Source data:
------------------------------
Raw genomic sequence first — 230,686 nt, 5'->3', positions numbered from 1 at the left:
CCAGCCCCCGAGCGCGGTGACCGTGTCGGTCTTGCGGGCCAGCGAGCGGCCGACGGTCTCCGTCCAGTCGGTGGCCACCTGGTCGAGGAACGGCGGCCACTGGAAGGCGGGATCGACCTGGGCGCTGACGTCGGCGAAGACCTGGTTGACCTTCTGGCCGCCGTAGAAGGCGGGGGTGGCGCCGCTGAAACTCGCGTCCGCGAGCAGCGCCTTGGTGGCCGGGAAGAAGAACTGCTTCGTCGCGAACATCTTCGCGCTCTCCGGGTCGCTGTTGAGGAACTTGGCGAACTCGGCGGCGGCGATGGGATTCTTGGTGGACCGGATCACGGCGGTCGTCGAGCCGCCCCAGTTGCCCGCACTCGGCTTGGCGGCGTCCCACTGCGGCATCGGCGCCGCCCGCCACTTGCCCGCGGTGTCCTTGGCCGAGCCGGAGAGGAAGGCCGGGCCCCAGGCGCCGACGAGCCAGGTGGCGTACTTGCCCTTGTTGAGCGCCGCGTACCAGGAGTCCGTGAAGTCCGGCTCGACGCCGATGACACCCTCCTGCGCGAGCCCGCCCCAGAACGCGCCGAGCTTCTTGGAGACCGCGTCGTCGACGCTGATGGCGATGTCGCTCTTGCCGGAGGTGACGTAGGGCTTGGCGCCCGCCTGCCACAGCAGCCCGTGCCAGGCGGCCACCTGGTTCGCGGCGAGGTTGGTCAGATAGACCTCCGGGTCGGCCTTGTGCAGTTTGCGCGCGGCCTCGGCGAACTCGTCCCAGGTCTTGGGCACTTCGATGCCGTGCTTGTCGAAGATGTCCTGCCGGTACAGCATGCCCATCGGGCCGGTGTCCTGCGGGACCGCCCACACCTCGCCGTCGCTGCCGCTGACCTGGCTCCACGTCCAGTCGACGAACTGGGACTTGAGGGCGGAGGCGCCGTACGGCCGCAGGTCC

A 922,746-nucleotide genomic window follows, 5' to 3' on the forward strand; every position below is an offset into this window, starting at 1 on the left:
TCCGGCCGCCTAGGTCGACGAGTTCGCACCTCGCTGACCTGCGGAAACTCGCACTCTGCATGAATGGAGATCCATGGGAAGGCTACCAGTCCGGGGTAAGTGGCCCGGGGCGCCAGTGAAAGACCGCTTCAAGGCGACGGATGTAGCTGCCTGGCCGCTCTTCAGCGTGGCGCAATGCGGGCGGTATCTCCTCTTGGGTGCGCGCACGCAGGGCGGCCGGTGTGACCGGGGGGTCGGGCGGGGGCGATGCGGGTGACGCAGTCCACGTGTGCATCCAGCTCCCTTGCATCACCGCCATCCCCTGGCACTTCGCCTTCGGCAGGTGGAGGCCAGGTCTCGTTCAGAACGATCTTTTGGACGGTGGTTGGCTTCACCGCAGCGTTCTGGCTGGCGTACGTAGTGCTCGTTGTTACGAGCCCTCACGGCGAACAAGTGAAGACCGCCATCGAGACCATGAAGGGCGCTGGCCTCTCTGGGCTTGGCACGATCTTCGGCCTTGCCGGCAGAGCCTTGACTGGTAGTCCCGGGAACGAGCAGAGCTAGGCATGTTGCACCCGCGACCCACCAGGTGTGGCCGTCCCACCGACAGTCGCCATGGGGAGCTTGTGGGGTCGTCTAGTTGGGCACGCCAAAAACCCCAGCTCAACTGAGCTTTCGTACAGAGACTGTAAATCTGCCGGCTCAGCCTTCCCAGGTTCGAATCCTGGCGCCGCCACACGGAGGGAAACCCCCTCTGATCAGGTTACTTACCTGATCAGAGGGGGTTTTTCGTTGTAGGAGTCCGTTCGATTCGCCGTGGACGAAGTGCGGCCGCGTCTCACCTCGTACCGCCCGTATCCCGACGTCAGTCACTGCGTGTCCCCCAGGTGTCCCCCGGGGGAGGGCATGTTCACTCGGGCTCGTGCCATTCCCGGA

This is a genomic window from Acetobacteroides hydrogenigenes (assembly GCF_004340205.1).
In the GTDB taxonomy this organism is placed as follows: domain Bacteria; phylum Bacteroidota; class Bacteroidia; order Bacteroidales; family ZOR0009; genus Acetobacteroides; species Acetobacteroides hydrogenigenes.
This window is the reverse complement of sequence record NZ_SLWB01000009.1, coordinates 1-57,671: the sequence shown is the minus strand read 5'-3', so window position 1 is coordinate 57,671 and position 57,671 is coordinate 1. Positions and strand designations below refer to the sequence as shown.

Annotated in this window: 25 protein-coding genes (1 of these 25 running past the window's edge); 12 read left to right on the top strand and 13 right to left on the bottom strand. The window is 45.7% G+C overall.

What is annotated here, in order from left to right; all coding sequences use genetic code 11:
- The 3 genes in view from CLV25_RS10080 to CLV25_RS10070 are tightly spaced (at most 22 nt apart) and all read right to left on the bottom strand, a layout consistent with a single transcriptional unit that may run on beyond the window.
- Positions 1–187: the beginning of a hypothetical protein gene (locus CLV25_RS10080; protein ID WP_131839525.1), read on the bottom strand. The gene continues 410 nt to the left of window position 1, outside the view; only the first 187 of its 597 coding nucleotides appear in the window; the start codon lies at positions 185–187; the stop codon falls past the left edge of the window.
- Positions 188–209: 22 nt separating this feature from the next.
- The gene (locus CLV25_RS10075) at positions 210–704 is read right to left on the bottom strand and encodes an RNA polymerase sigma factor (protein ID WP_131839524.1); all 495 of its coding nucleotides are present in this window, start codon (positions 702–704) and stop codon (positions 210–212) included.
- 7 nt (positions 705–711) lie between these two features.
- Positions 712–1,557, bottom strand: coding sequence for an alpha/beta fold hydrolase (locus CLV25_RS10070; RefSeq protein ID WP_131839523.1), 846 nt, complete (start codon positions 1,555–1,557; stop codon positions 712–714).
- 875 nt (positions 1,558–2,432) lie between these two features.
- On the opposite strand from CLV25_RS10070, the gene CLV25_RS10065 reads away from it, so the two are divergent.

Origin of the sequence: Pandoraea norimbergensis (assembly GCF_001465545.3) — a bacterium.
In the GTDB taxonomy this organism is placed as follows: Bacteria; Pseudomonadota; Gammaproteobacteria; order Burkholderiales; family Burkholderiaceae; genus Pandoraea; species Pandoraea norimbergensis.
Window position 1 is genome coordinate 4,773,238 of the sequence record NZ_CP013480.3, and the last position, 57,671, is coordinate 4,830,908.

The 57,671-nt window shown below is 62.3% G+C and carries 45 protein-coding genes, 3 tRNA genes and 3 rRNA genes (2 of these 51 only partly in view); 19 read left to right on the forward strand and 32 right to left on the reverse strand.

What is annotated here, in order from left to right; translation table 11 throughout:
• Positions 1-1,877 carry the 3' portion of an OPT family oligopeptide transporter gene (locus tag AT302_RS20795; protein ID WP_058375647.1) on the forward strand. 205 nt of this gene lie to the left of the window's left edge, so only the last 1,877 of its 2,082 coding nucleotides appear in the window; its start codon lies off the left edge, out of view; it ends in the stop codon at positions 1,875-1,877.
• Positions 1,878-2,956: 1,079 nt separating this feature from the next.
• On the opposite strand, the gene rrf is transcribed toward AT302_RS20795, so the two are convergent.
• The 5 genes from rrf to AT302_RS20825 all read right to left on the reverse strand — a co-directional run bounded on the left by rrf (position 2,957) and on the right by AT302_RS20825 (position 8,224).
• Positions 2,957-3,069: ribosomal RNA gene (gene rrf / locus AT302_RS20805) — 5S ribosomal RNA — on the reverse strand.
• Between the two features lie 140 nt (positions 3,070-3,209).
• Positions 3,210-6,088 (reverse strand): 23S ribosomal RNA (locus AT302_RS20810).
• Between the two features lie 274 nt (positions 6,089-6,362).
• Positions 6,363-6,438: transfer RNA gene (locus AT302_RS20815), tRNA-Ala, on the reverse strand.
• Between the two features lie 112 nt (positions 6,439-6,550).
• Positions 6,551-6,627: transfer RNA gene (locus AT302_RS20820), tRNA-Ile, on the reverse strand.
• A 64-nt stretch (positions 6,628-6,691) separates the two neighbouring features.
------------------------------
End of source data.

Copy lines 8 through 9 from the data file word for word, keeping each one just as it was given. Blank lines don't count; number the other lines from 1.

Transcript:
Annotated in this window: 25 protein-coding genes (1 of these 25 running past the window's edge); 12 read left to right on the top strand and 13 right to left on the bottom strand. The window is 45.7% G+C overall.

What is annotated here, in order from left to right; all coding sequences use genetic code 11: